3. The modern man is considerate. At the movie theater, he won’t munch down a mouthful of popcorn during a quiet moment. He waits for some ruckus

25. The modern man has no use for a gun. He doesn’t own one, and he never will

It’s interesting to note how point 25 completely contradicts point 16: “The modern man lies on the side of the bed closer to the door. If an intruder gets in, he will try to fight him off, so that his wife has a chance to get away.”  This is clearly a fantasy, unless he imagines himself going into a suicide mission.

2. Females are Above The Modern Man and Boys

1. When the modern man buys shoes for his spouse, he doesn’t have to ask her sister for the size. And he knows which brands run big or small.

9. Having a daughter makes the modern man more of a complete person. He learns new stuff every day.

19. The modern man buys fresh flowers more to surprise his wife than to say he is sorry.

21. The modern man doesn’t scold his daughter when she sneezes while eating an apple doughnut, even if the pieces fly everywhere.

While I’m sure having a daughter is a wonderful thing with its own unique challenges, the fact he seems to castigates sons is disturbing.  Why not put “child” in place of “daughter?”  Why should it only be a female heir that makes you more complete?  If you want to approach it from a gender polarity, needing a yin to your yang,  your feminine compliment should be your wife, not your offspring (unless you write for Salon of course).

3. Modern Man  Shallowly Mimics His Perceptions of  Men of The Past (Largely Bounded by Principle 1)

2. The modern man never lets other people know when his confidence has sunk. He acts as if everything is going swimmingly until it is.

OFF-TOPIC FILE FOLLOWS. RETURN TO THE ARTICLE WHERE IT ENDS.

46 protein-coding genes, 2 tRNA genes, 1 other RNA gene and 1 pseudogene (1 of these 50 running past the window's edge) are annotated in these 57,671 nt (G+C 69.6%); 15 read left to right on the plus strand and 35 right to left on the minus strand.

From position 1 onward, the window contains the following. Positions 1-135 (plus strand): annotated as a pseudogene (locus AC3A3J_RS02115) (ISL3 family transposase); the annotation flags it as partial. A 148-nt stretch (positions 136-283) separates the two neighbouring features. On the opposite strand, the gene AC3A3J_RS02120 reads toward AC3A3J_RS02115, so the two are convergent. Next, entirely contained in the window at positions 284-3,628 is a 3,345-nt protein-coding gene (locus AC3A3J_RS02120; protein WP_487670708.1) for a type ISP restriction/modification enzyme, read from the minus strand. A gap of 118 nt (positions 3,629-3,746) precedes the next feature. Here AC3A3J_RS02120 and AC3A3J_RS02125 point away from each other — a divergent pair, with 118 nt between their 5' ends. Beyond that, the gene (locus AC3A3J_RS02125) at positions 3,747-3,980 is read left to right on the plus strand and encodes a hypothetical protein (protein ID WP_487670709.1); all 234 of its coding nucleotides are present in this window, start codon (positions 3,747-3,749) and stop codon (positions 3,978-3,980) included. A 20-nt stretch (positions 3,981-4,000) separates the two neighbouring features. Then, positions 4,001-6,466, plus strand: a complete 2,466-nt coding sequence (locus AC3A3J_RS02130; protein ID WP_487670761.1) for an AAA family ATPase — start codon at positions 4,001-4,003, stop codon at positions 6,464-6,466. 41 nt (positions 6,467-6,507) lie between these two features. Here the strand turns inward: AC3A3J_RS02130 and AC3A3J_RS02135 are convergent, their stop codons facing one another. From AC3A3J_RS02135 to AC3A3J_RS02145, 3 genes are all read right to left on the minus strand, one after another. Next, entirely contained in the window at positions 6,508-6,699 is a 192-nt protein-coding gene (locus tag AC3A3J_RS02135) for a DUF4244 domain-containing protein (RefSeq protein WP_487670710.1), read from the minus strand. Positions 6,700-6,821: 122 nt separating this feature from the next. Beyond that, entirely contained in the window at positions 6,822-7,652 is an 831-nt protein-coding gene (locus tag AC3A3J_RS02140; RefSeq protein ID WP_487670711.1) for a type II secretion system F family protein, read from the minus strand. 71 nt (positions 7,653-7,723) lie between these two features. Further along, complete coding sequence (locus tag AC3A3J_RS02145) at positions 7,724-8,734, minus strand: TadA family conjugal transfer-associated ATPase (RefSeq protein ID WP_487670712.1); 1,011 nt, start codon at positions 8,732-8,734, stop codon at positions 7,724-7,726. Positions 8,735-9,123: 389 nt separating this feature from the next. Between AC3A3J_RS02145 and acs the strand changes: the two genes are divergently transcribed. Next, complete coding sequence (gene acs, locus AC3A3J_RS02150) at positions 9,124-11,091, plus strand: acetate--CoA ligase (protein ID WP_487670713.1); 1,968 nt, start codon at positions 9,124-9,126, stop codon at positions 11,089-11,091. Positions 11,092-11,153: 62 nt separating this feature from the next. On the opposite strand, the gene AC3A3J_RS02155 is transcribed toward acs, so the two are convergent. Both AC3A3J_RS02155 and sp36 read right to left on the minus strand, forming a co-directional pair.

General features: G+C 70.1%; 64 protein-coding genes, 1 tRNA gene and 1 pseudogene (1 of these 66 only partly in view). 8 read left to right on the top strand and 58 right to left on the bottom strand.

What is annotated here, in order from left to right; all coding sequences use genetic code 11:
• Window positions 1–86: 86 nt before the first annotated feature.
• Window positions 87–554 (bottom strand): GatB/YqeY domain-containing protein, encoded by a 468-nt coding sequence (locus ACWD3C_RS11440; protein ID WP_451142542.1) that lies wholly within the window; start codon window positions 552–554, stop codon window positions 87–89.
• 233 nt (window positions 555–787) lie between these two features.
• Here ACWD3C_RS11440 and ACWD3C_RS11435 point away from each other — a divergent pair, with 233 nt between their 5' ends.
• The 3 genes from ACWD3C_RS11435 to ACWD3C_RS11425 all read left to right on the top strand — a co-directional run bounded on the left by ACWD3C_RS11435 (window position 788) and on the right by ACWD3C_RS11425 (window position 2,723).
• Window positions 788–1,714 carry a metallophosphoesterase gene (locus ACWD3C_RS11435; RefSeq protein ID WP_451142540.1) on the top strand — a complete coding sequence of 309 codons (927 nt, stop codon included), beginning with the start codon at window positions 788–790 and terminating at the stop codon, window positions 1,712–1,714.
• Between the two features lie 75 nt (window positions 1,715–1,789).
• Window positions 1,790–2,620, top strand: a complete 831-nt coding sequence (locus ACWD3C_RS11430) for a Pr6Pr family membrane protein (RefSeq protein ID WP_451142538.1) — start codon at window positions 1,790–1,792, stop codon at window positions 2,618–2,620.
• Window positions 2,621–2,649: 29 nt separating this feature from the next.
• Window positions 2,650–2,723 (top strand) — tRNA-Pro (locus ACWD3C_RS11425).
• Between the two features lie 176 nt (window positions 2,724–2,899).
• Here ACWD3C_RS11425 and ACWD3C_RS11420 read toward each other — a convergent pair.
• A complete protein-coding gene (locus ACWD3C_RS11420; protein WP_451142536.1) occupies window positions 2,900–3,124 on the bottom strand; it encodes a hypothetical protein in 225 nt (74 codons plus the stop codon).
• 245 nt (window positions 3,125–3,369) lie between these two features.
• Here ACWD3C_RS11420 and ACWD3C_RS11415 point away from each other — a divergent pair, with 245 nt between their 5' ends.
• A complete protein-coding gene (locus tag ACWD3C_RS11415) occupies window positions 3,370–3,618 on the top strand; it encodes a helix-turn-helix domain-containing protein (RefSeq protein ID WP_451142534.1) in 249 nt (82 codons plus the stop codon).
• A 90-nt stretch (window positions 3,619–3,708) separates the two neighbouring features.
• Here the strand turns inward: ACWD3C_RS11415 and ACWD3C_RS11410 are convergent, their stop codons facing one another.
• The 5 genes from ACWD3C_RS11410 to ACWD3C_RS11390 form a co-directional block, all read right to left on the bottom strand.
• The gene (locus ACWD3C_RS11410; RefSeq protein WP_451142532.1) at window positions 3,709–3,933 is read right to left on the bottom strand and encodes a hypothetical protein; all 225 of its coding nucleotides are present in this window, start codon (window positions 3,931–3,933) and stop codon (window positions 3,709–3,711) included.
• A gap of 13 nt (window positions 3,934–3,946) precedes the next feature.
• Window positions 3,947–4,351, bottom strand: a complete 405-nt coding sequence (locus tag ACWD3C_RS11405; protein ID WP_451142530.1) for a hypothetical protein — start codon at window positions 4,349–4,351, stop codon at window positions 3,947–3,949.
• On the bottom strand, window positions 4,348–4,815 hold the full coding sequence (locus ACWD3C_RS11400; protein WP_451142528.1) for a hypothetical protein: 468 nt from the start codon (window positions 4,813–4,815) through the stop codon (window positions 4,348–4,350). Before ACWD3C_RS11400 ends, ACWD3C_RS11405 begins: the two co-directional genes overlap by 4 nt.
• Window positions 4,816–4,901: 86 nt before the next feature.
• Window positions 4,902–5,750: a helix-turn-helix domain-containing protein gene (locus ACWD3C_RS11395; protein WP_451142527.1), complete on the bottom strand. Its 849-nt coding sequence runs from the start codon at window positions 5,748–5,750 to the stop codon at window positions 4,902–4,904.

3. The modern man is considerate. At the movie theater, he won’t munch down a mouthful of popcorn during a quiet moment. He waits for some ruckus.

4. The modern man doesn’t cut the fatty or charred bits off his fillet. Every bite of steak is a privilege, and it all goes down the hatch.

5. The modern man won’t blow 10 minutes of his life looking for the best parking spot. He finds a reasonable one and puts his car between the lines.

8. The modern man uses the proper names for things. For example, he’ll say “helicopter,” not “chopper” like some gauche simpleton.

11. The modern man has never “pinned” a tweet, and he never will.

14. The modern man still jots down his grocery list on a piece of scratch paper. The market is no place for his face to be buried in the phone.

15. The modern man has hardwood flooring. His children can detect his mood from the stamp of his Kenneth Cole oxfords.

16. The modern man lies on the side of the bed closer to the door. If an intruder gets in, he will try to fight him off, so that his wife has a chance to get away.

22. The modern man still ambles half-naked down his driveway each morning to scoop up a crisp newspaper.

This is what he considers bits of the past that are relevant and worth blending, small little gestures to “Leave it to Beaver” and “Tool Time.”

I want you to consider how many “men” adhere to these principles.  The author is of a definite strain of SWPL family man, but you find “men” of all kinds defining themselves by their knowledge of craft beer and how benevolent they are to their wives.  I may not be the paragon of manilness with my office work sculpted body and natural timidness, but I can  tell you if your looking for guidance on the nature of masculinity, Jack Donovan’s work is the best way to go.